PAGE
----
used punch cards to automatically count the number of people in the country. Instead of taking eight years to compile, like the 1880 census, the 1890 census was completed in a single year. The success of the Tabulator led Hollerith to merge his company with several others. They formed International Business Machines (IBM) in 1924. Practice Questions Answer each question before proceeding to the next slide. 1. How was data (information)

entered into Jacquard's silk loom, Babbage's Analytical Engine, and Hollerith's Tabulator? 2. An abacus is primarily used for ______________ , while a slide rule is primarily used for _______________. a. Addition and subtraction; multiplication and division b. Multiplication and division; addition and

subtraction c. Simple math; logarithms d. Logarithms; simple math 3. What is the biggest difference between the computer you are using and mechanical computers? Practice Answers 1. The information was entered using punch cards.

2. A 3. Mechanical computers do not use electricity. They have moving parts that help perform tasks. Early Electronic Computers Electricity began to change the lives of people around the world in the early 20th century. Household appliances such as irons, toasters, and lamps became electrically powered.

In almost all cases, this use of electricity improved the devices and made them more efficient. It was no surprise when computers began to utilize this new power source as well. Mark I One of the most notable early electronic computers was the IBM Automatic Sequence Controlled Calculator (ASCC), more commonly known as the Mark I. Completed in 1944 by Harvard professor Howard Aiken with financial support from IBM, the Mark I used

electricity to open and close mechanical switches. When opened and closed, these switches created a type of Morse code that the machine could understand. The Mark I was able to calculate problems with numbers up to 23 digits long, a large calculation at the time. Mark I Despite its unprecedented computing power, the Mark I's capabilities were limited to arithmetic and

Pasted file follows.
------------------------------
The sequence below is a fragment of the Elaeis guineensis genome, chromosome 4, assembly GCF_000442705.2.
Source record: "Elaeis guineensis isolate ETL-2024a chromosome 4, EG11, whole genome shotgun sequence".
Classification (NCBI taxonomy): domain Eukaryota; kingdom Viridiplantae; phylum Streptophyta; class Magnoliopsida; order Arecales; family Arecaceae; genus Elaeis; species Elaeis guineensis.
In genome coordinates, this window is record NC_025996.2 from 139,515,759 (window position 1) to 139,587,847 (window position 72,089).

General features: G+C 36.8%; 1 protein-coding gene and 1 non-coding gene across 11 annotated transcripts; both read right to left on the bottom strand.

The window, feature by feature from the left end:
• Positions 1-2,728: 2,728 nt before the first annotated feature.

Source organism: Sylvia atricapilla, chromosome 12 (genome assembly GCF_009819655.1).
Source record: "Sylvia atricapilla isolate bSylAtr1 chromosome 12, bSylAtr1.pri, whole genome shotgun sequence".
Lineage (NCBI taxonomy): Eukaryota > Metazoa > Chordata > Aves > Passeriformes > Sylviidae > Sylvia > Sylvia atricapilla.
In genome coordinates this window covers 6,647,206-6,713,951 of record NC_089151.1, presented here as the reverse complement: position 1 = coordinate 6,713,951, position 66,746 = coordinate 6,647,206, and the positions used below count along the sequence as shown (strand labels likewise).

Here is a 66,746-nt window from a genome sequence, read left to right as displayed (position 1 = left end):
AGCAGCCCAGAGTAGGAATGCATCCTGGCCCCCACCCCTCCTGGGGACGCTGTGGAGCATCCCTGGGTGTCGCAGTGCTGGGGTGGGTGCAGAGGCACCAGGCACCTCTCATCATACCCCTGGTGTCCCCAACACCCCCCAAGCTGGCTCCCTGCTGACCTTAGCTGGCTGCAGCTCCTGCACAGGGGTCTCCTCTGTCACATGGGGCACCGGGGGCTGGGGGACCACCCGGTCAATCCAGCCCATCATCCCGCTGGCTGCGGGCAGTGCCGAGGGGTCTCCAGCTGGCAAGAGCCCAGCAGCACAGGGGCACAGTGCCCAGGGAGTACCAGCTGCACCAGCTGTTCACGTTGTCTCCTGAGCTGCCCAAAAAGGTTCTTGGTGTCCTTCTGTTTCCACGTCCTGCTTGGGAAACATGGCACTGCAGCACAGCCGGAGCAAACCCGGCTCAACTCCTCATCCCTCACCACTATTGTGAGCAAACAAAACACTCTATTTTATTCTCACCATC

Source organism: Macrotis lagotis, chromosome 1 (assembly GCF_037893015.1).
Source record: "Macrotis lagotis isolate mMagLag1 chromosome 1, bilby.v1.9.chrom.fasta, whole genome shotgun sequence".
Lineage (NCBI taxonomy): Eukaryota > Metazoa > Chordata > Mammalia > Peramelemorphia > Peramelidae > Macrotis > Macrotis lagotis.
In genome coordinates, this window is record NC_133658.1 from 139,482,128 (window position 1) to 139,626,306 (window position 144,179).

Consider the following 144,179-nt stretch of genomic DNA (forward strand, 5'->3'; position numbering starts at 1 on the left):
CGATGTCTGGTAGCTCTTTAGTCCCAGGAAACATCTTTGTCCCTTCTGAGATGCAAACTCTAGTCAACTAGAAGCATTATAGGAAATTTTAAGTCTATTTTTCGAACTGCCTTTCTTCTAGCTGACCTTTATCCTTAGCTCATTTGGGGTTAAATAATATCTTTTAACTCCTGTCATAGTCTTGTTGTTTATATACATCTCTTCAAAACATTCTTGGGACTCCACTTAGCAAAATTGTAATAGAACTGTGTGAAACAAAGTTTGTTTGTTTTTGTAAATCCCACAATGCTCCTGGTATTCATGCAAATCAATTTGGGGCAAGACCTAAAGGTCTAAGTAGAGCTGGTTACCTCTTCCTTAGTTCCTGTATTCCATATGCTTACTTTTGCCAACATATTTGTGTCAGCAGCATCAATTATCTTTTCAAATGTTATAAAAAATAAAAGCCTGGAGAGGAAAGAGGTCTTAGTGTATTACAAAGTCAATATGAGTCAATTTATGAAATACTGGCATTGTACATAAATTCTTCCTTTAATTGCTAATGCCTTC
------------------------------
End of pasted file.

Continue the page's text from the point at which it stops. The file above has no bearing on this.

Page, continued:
other math operations. Making matters worse, it was about 50 feet long and eight feet high and nearly impossible to transport. Performing maintenance on the computer's 750,000 parts and 500 miles of wire was also challenging. What is Binary Code? Binary code, the type of computer-based Morse

code used by the Mark I, is still used in computers today. Much like our alphabet conveys information to us through letters, binary codes conveys information to a computer. In place of letters though, binary code uses just two bits of data: electricity ON and electricity OFF. To process information, the computer understands each on and off switch as either a 0 or 1. When eight of these bits of data are pieced together, a computer byte is formed. Each computer byte has its own series of zeros and

ones that forms a pattern the computer understands. These patterns are then processed and turned into the letters, punctuation marks, and numbers we recognize on a computer monitor or other commands related to computer functions. When computer equipment has the acronyms MB (megabyte) or GB (gigabyte) written on it, it is a reference to binary code. Megabyte means about 1 million bytes. A gigabyte is roughly 1 billion bytes. These acronyms are used to indicate the amount of computer memory or a file's size.

ENIAC One of the most well-known early electronic computers was the Electronic Numerical Integrator and Computer, or the ENIAC. It was proposed by John Von Mauchly and built by John Presper Eckert, Jr. at the University of Pennsylvania. It was mainly used by the U.S. military and helped calculate, among other things, the trajectory of artillery shells. Unlike the Mark I, which used mechanical switches, ENIAC utilized vacuum tubes to

transmit signals and information. Similar in appearance and size to light bulbs, vacuum tubes had no moving parts. However, they could still stop and start the flow of electricity much like the switches in the Mark I. a vacuum tube Completed in 1946, ENIAC has been called the first

successful general purpose computer, which means it could be programmed to do multiple tasks. It was able to perform 5,000 math operations per second. This type of performance meant it was roughly 1,000 times faster than the Mark I. Employees monitor ENIAC Like the Mark I, it was massive in size (about 100 feet long and 10 feet tall). It also contained tens of thousands of parts,

including 18,000 vacuum tubes. In total, the ENIAC cost about $500,000 to produce. UNIVAC I By 1951, Eckert and Mauchly had left the University of Pennsylvania and started their own company. They began work on an upgrade to the ENIAC called the UNIVAC I. This new machine was the first mass-produced computer. Like the ENIAC, the UNIVAC I used vacuum tubes. It was sold to and used by a number of U.S.

government organizations, including the Census Bureau, the air force, and the army. It was also used by many large commercial companies. The UNIVAC I is best known for helping CBS, a major television network, accurately predict the results of the 1952 U.S. presidential election before the final results were tallied. Afterward, other networks scrambled to acquire computer technology to help assist them with predicting election results.